Good Girls, Bad Boys, and the Worlds They Live In

GOOD GIRLS’ Beth and Rio; Jordin Althaus/NBC

In the wake of marathoning 20 episodes of NBC’s Good Girls in two days, I’m thinking a lot about dark romance/romantic suspense worldbuilding and how character dynamics are incredibly important when it comes to pulling off love stories (or at least root-for stories) with antiheroes and criminals. Why does a pairing like that of suburban soccer mom Beth (Christina Hendricks) and gang leader Rio (Manny Montana) work for me when something like serial killer Ben (Robert Scott Wilson) and ingénue Ciara (Victoria Konefal) on Days of our Lives doesn’t? Because the worlds in which they move in, and the rules of those worlds, are very different.

On the surface, both shows are over-the-top soaps. They’re both on NBC. One is primetime, one is daytime. Thing is, Good Girls’ central conceit is that these average moms aren’t actually ‘good girls,’ and that they’re, in their own ways, striking back against a patriarchal expectation of what women are supposed to be. Beth, her sister Annie, and their best friend Ruby, start committing crimes for their families, for financial security, and their decisions impact their children, their love lives, etc. The more messed up they get, the more morally gray the tone of the show gets. And when Beth and Rio finally act on their attraction, it’s a commentary on how far along the spectrum she’s moved and how tired she is of her mundane life and her dipshit husband. Contrast that with the world of a daytime soap opera…one where heroes and villains tend to be pretty clear cut, where gender roles are still fairly rigid. There is no real opportunity for characters to move across the moral spectrum—especially if you’re a female character. If you begin a bad girl, that’s more or less what you are throughout. If you begin an ingénue, again, you don’t really get to move on from that. (And nobody’s smashing the patriarchy!) So how, then, does a TV series effectively pair a Very Good Girl with an Extremely Bad Boy? Well…you don’t. Not without changing one of their statuses.

DAYS’ Ben and Ciara; NBC

Characters like Beth and Rio or Good Behavior’s hitman Javier (Juan Diego Botto) and con artist Letty (Michelle Dockery) exist on the same level. They spark because they’re all various shades of ‘bad.’ It’s established that Beth and Rio cannot have a relationship when she’s trying to be a ‘good girl.’ The reason they work is that they acknowledge, and get off on, the darkness in each other. It’s equal parts twisted and fond…a weirdly functional, compelling, mentor/mentee bond. And the show never says otherwise. Meanwhile, on something like Days, they’re trying to set up a false dichotomy between serial killer and rape survivor…and that is just not an equal playing field at all. And instead of Ciara getting darker and more twisted to match Ben, they’re trying to lighten and whitewash Ben to match her. Problem? You can’t un-ring that serial strangler bell…so, it just comes off as inauthentic, ridiculous, and bending the rules of the genre to fit this couple. Ciara’s running around trying to assure everyone that Ben has changed, that he’s a good man. That’s not something you could ever see Beth or Letty saying about their guys. Because they know that’s not true. Rio and Javier may be kind sometimes, may be loving in their own ways, but there’s no convincing anyone else on their shows that they are good. And neither series is even interested in pushing that narrative.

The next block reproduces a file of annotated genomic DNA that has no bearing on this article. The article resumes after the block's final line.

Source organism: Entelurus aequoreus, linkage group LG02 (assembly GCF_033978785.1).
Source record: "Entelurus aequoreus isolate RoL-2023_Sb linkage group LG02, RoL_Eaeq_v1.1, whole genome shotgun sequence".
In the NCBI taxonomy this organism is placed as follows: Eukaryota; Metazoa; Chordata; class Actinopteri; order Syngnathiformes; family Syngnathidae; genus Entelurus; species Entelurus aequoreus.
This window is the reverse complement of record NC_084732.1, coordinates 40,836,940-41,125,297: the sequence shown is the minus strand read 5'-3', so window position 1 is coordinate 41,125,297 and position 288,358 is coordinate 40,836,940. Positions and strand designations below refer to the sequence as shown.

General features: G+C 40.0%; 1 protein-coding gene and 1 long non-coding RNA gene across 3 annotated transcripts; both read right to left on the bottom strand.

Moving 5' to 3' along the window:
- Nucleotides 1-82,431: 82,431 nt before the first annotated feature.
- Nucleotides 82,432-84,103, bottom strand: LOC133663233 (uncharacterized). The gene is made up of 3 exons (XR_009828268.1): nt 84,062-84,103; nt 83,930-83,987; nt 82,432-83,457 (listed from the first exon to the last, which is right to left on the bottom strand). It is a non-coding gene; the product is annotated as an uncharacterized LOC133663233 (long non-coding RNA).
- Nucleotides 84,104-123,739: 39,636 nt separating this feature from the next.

The success or failure of a dark romance is, at the core, a craft issue. Your world and your characters have to be consistent. Like all of your dark characters are romantically viable because everyone’s shady to some degree. Or your ingénue falls for the criminal because there’s something equally feral inside her, an equal need to commit crimes. (And, no, being raped is NOT the same kind of ‘broken’ as killing people or robbing banks, for fuck’s sake.) On Good Girls, Beth and Rio aren’t the only ones with this tangled web of status and equality. All the pairings operate by the same rules. Ruby (Retta) and her husband Stan have to grapple with him being a cop and him gradually getting pulled into the mess with her and consciously deciding that their love is more important than him being the ‘good guy.’ In the second season, Annie (Mae Whitman) unwittingly gets involved with an undercover FBI agent, Noah. And just by virtue of lying to her, Noah is automatically on her level. He’s not a hero. He used her. But because of how their world works, I’m kind of rooting for them anyway!

That’s the kind of dynamic I’m trying to keep in mind for my own upcoming paranormal romantic suspense trilogy. I’m still working out the rules of the universe—and just how bonkers I want it to be—but I already know the statuses of my characters and what will shift in the course of their stories. In book one, the heroine gets darker to match the hero. In book two, both protagonists are on the same level…but there are elements of deception in play. In book three, the protagonists are going to change together. The good girls aren’t that good. The bad boys aren’t that bad. Somewhere in the middle is the love story.

Where is the love story on Good Girls? Since it’s about to wrap its second season, with a third season on the horizon, I have no idea. Rio could die. Noah could die. Stan and Ruby could divorce—and, I swear, I will riot if that happens. We do know that the love between the female protagonists, their core of friendship, is sacrosanct. That, probably, is the real “happily ever after” they’re fighting for. This, too, is a conscious craft decision. That, amidst all the darkness, Beth, Annie, and Ruby are each other’s light.

Shine on.

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